SPARTANBURG, S.C. – As a biology and computer science double major, Emily Moore, a rising Wofford College sophomore from Inman, S.C., is passionate about her summer research project because it combines two of her interests.

“What I love about this project is that I am not only doing biological research and learning about how the body responds to different diseases, but I also am learning about the computer programs that enable me to learn more about the disease,” Moore says.

Moore works with Dr. Stefanie Baker, professor of biology, on the project titled “Effects of Ebola Secreted Glycoprotein (sGP) on Dendritic Cells.” The project is an extension of Baker’s sabbatical research she is conducting in the Magnolia Research Center at VCOM-Carolinas, a short walk from Wofford’s campus.

Baker and Moore are determining whether secreted sGP plays a role in modulating the immune system’s response by interfering with function and maturation of dendritic cells, the cells that the Ebola virus attacks in the body. The Ebola virus is a rare and deadly disease in humans and animals marked by fever and severe internal bleeding with no known cure.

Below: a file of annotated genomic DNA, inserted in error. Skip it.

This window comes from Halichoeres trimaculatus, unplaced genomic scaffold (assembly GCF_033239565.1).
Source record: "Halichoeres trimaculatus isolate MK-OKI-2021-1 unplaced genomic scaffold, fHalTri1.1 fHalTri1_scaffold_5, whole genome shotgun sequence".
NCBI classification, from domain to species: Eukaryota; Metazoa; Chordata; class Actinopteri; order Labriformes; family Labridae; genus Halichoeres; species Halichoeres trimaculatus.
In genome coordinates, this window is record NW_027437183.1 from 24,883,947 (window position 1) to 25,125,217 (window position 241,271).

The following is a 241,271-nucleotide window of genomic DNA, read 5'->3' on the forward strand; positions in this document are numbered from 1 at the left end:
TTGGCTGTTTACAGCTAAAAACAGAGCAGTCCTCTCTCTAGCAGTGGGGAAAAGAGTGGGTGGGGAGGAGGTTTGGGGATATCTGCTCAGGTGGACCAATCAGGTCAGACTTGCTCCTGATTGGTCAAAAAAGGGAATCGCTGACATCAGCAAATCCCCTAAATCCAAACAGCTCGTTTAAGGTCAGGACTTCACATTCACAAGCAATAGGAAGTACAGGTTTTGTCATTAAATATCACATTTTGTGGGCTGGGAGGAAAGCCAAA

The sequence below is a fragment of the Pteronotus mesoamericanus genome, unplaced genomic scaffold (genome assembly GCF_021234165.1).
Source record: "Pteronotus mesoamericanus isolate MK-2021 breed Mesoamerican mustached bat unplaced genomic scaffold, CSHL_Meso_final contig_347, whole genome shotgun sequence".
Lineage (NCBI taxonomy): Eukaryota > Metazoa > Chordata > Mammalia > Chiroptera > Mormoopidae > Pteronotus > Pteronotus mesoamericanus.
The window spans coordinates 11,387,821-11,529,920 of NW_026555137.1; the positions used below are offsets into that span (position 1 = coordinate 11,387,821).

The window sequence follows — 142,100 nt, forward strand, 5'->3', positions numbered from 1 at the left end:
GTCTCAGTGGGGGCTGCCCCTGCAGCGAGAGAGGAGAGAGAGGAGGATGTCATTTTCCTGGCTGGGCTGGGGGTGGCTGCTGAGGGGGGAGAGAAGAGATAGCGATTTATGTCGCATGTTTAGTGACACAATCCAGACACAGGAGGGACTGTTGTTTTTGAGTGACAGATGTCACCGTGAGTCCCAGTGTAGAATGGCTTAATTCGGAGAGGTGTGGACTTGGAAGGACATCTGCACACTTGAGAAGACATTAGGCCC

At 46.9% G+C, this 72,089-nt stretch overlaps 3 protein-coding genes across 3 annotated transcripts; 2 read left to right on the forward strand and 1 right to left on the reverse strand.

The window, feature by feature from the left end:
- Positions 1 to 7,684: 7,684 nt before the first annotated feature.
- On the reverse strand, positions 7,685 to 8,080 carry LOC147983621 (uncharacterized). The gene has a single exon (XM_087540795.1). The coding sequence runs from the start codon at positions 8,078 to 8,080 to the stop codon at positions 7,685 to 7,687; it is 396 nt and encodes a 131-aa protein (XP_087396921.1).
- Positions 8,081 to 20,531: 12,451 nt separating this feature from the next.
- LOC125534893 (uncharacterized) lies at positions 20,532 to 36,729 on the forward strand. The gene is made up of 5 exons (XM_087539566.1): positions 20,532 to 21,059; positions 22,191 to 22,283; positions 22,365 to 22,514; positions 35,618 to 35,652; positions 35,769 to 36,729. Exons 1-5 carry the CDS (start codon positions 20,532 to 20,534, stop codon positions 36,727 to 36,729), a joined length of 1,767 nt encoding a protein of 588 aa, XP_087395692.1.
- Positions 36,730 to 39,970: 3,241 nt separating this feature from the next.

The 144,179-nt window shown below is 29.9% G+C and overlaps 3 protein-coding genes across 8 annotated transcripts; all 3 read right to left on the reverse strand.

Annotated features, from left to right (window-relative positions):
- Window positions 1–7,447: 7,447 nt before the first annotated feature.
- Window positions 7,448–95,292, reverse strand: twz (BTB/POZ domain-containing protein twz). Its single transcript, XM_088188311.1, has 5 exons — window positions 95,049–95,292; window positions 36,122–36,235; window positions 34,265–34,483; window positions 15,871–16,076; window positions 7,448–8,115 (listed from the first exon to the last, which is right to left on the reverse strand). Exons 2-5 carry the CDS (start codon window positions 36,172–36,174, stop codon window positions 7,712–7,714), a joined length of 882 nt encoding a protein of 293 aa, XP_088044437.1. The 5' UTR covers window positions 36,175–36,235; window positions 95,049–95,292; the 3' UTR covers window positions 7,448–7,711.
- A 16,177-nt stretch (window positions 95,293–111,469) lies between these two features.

“Something that we have learned during this process is how up and down research can be,” Baker says. “One day you get great results, and another day nothing works the way you expected.”

Moore is grateful for the entire experience.

“Research is not only about learning about what you are researching, but also about learning who you are while you are participating in something that you are passionate about,” says Moore, who plans to pursue a career in scientific research when she graduates.

The Ebola research that Baker and Moore are conducting is part of a summer research cohort funded internally through Wofford’s faculty-student collaborative summer research program. The program provides 10 student-faculty teams with educational and mentoring opportunities.